Efforts to improve risk management and investor protection are central to the European drive for increased efficiency in the Ucits framework, says Invesco Europe CEO Jean Baptiste de Franssu.

He was speaking at the Fund Forum Asia conference in Hong Kong this week to update the market on progress being undertaken to advance the Undertakings for Collective Investment in Transferable Securities (Ucits). The new Ucits IV version is set to come into force this July.

De Franssu reminded the audience that Ucits IV was actually prepared and voted on before the financial crisis broke in September 2008.

But now, more than ever, he suggested the Ucits label was recognised as a quality benchmark worldwide, with an estimated 20% of the overall €6 trillion ($8.5 trillion) Ucits base sold outside Europe, including a fair share in Asia.

“However one cannot ignore a quickly changing environment and growing investor needs, and ultimately the financial crisis has presented an opportunity to strengthen Ucits,” he said.

Ucits IV contains measures expected to result in economies of scale, annual savings for the funds industry as well as investors and better risk management processes, he said.

He pointed to the move to rationalise a “profound inefficiency” which rendered it almost impossible to cross-border funds between Luxembourg and Ireland, the two dominant domiciles in which Ucits are created.

The average Ucits fund size is still only about €150 million, he reminded attendees, versus about $1 billion for a US mutual fund.

But he said safeguards had been put in place to protect the rights of shareholders of the funds. Improved monitoring will also see risk management rules for asset management companies strengthened and harmonised throughout the European Union and various domiciles, including the calculation of global exposure and counterparty risk for Ucits.

De Franssu noted an increased need to define Ucits by the growth of non-Ucits, which have been regulated country by country and involve different regulations and approaches to risk.

“All those products that did not benefit from such pan-European regulations as Ucits were in many ways starting to potentially endanger the reputation of Ucits and something needed to be done,” he says.

The European Commission and European Parliament got to work on the Alternative Investment Fund Management Directive (AIFMD) to change the regulatory landscape in Europe for such products.

The EU has felt the need to regulate all non-Ucits funds and is now trying to establish one system for authorisation and registration of alternative investment funds across Europe and one set of requirements to be fulfilled by those funds and their managers. All of those rules will be applicable for new funds and their managers in the summer of 2013.

“I think in the future this will help to clarify one of the most recent evolutions we have seen, whereby a number of hedge-fund-type players have started to use Ucits as a way to promote their investment expertise in an environment they felt was probably more stable than the world of hedge funds was.”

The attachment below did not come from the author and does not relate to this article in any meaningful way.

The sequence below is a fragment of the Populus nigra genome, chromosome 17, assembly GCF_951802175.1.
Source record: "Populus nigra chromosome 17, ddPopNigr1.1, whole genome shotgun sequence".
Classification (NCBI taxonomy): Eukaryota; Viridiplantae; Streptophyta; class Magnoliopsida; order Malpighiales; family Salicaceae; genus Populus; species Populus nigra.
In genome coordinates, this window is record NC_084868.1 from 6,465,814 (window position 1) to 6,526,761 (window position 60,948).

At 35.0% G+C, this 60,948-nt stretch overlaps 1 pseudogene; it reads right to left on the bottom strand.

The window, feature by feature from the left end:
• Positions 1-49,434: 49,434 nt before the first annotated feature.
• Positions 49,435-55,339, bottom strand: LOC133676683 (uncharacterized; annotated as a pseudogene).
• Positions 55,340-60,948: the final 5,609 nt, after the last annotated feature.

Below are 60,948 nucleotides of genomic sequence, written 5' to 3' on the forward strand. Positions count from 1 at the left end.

De Franssu added that the rules that have been set within the AIFMD are now very close to those that exist for Ucits products. “That is good news, including for asset managers based outside of the EU.”

On investor protection, he made reference to challenges faced worldwide, including with less regulated products in Hong Kong such as Lehman mini-bonds and accumulators.

But he said major steps have been taken, including the setting up of three supervisory bodies: the European Securities & Markets Authority (Esma); the European Banking Authority (EBA); and the European Insurance & Occupational Pensions Committee (EIOPC).

“What is important is that those entities will pay attention to the issue of improved investor protection and they will help to restore confidence,” he said.

An important aspect of Ucits IV will be the key information document (KID), a standardised two-page document to make sure investors receive clear information, understand proposed Ucits investments and that they suit their needs.

The KIDs should also allow for easier comparison among products of different fund promoters, he added, fostering increased competition.

When it comes to Ucits V, the EU is setting out to harmonise the function of the depositary regime in terms of risk and responsibility across Europe.

And a few weeks ago the European Commission spoke of its desire for convergence in the sanctioning of players across Europe regardless of the market they operate in.

“You may have Ucits based in Luxembourg or Ireland, but the fact is the asset manager or the custodian of those Ucits may be based anywhere else in Europe and the need to have an organised way in which we can address the sanction of those various players is extremely important,” added De Franssu.

He briefly addressed the distribution debate going in Europe with regard to complex and non-complex products and what Ucits fall into. “It is only when we are in a position of having better information and a better and more well-designed distribution mechanism and distribution rules that we will be able to address the notion of investor protection in a more efficient way,” he said.

He also pointed to the importance of having unbiased fund classification principles across Europe, and said he wants to engage the broader industry to see how to respond to this challenge. “Close cooperation and the sharing of information with your industry [in Asia] is therefore a necessity and we are progressing in that direction,” he added.